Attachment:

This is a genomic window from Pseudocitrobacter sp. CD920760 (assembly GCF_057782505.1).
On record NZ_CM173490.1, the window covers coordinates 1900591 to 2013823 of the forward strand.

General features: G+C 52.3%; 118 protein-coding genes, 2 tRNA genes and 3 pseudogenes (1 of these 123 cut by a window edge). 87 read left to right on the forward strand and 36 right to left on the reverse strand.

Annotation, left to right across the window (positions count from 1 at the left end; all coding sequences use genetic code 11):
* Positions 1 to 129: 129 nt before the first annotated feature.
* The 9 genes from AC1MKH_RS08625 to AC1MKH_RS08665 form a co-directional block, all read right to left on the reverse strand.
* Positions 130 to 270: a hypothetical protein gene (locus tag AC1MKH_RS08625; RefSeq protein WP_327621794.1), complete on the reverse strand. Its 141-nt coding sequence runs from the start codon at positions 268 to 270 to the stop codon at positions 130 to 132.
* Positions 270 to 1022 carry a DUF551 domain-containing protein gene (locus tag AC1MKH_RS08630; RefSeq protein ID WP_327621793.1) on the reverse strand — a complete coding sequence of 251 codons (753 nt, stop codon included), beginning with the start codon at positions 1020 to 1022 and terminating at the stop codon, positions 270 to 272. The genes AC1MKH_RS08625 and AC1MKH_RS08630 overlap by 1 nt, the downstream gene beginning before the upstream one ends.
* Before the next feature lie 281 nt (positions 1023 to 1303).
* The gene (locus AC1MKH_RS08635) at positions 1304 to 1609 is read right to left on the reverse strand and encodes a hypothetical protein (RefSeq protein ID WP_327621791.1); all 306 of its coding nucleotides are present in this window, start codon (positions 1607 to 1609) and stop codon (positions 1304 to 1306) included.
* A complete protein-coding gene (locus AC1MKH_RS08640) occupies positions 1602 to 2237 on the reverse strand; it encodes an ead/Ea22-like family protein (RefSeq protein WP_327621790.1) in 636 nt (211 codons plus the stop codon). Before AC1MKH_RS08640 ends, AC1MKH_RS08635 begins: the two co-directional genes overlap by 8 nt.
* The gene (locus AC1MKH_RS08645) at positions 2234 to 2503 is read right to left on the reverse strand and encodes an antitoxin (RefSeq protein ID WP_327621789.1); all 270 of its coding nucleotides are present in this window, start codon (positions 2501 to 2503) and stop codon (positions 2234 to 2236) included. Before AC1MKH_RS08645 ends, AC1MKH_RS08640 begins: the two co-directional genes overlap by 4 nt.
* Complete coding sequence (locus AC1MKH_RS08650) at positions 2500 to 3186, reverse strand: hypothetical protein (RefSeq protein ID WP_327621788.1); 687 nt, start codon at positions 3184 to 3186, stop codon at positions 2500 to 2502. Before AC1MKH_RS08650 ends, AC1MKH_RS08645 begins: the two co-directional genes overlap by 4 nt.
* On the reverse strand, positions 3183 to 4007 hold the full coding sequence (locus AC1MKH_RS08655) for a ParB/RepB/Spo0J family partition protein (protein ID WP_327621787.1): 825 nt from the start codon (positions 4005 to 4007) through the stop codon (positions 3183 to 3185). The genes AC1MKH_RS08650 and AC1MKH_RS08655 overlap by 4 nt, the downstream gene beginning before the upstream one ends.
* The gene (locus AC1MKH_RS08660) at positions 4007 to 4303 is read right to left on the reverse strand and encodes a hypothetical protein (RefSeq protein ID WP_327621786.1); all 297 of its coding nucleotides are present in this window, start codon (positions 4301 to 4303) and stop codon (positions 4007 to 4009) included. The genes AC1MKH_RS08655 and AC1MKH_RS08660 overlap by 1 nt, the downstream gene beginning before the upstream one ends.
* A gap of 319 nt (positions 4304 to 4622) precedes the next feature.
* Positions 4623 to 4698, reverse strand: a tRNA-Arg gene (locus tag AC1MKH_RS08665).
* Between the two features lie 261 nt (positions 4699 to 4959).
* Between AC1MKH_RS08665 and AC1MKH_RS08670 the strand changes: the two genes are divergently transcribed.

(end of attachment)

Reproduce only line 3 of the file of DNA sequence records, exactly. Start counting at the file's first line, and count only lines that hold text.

General features: G+C 52.3%; 118 protein-coding genes, 2 tRNA genes and 3 pseudogenes (1 of these 123 cut by a window edge). 87 read left to right on the forward strand and 36 right to left on the reverse strand.